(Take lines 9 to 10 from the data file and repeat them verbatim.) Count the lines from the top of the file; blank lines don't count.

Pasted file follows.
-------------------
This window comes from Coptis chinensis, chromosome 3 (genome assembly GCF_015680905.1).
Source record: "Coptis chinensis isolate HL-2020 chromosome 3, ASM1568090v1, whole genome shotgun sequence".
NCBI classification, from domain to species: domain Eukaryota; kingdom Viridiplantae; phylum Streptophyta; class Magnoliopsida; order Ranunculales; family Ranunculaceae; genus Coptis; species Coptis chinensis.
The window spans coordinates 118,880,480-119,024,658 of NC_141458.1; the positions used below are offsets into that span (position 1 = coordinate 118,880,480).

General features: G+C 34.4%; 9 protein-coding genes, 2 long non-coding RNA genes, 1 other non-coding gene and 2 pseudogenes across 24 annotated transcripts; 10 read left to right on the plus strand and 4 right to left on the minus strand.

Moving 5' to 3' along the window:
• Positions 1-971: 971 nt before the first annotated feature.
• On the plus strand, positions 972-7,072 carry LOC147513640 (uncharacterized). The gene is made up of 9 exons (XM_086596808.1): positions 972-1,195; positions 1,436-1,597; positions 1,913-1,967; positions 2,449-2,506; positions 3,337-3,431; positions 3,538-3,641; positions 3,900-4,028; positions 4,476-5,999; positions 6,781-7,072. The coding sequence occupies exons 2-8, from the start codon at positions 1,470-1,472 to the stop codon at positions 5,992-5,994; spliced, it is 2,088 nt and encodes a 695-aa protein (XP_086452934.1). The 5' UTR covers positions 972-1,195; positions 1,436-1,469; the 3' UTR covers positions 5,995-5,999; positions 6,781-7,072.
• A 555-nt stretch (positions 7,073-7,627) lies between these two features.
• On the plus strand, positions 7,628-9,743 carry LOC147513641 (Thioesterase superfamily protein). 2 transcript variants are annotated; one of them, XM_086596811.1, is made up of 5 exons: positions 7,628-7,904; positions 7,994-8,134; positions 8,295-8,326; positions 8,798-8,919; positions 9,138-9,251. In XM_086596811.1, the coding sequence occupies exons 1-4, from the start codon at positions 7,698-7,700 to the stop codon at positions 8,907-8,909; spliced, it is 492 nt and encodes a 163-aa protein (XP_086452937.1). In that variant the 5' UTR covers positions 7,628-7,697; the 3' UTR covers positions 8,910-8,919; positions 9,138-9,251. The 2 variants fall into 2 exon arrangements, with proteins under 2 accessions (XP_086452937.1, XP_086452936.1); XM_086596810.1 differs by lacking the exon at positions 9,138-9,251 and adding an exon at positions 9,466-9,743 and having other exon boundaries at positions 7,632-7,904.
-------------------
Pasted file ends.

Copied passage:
• A 555-nt stretch (positions 7,073-7,627) lies between these two features.
• On the plus strand, positions 7,628-9,743 carry LOC147513641 (Thioesterase superfamily protein). 2 transcript variants are annotated; one of them, XM_086596811.1, is made up of 5 exons: positions 7,628-7,904; positions 7,994-8,134; positions 8,295-8,326; positions 8,798-8,919; positions 9,138-9,251. In XM_086596811.1, the coding sequence occupies exons 1-4, from the start codon at positions 7,698-7,700 to the stop codon at positions 8,907-8,909; spliced, it is 492 nt and encodes a 163-aa protein (XP_086452937.1). In that variant the 5' UTR covers positions 7,628-7,697; the 3' UTR covers positions 8,910-8,919; positions 9,138-9,251. The 2 variants fall into 2 exon arrangements, with proteins under 2 accessions (XP_086452937.1, XP_086452936.1); XM_086596810.1 differs by lacking the exon at positions 9,138-9,251 and adding an exon at positions 9,466-9,743 and having other exon boundaries at positions 7,632-7,904.